Remarks to the Thirty-second Annual Meeting of Ministers of Foreign Affairs of the Group of 77

UN Headquarters , New York, 26 September 2008

Excellencies,
Dear Friends,
Sisters and Brothers,

I am very pleased to be able to briefly address this meeting of Ministers of Foreign Affairs of the Group of 77 and China at this early point in 63rd Assembly. We come together at the end of a long week during which two very important high-level meetings highlighted themes at the heart of the G77 and the Assembly’s common agendas. It was gratifying that our meetings on the Special Needs of Africa and the Millennium Development Goals have become the undisputed centerpieces of this Assembly.

These meetings provided the opportunity for Member States to reaffirm their commitments to our beloved Africa and to the campaign against extreme poverty. We have received assurances that promises will be kept and the upcoming meeting in Doha will be crucial on how the aid pledged can be the most effective.

I wish to assure you, as representatives of many countries where donor assistance is essential to your national efforts to meet the MDGS, this General Assembly will follow through on monitoring the implementation of these commitments.  And count on me as President to do everything in my power to facilitate a successful meeting in Doha in November – and to ensure further follow-up.

We all know the bitter experience of high expectations and low delivery. This is why I emphasize the need for a renewed sense of solidarity with our brothers and sisters, to strengthen our resolve and to give a sense of urgency to our work. I am appealing to all Member States to overcome the narrow self-interests that have long crippled the UN in its efforts to bring about economic and social development, and peace and security for all citizens of the world.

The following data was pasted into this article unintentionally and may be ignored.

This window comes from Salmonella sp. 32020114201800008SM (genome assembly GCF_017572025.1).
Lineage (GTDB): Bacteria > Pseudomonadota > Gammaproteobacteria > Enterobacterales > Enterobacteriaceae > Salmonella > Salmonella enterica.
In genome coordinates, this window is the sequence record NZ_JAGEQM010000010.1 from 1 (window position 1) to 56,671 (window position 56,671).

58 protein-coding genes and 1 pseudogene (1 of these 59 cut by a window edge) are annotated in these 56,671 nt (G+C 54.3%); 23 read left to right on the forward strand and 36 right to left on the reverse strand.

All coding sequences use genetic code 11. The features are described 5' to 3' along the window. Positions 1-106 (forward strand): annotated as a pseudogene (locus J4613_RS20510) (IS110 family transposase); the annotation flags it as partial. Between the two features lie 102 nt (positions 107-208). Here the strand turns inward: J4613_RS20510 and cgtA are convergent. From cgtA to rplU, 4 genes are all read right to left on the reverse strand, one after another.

My appeal is based on ethical principles that we all share. It is inspired by compassion and recognition that those less fortunate are also our brothers and sisters. And it is based on the hard-headed reality that our planet, indeed our own species are at risk by unconstrained patterns of consumption that deplete our natural resources and separate us from our fellows and nature.  

Today we must be vigilant that the threat of global recession not be used as pretext for breaking promises. We must use all the means available to us to prevent backsliding.

Moreover, even if each and all meet their commitments, the MDGs goals mark only a beginning. We must insist on long-term reallocation of resources to national priorities, the stepped-up transfer of technologies, reduction of agricultural subsidies and the opening of markets, all of which require significant resources and commitments from our partners in the North.  We must garner the strong sentiments of solidarity to encourage our partners to come through on the delivery of resources.

Today, Dear Friends, I urge all of us here to work diligently to ensure that the Doha Review Conference significantly enhances our global partner-ship for development. Our concerted efforts will be crucial during the months leading up to and following Doha. We must not hesitate. We must take the lead.

If we truly wish to take the lead in our own development efforts, we must begin to transform an international economic system that affords some and denies others the benefits of development.

This great democratic forum must provide compelling leadership to guide processes to develop and implement economic and social policies that truly help the dispossessed of our world.

In this task, I look forward to working with all of you.  Billions are looking to us to place people-centered development at the center of our concerted global action.  We have the opportunity and we have the forum. We must show our brothers and sisters, and even the skeptics, that solidarity is indeed the greatest single force for promoting life with dignity for all.  Let us take the lead in making this our common agenda.     

Thank you.

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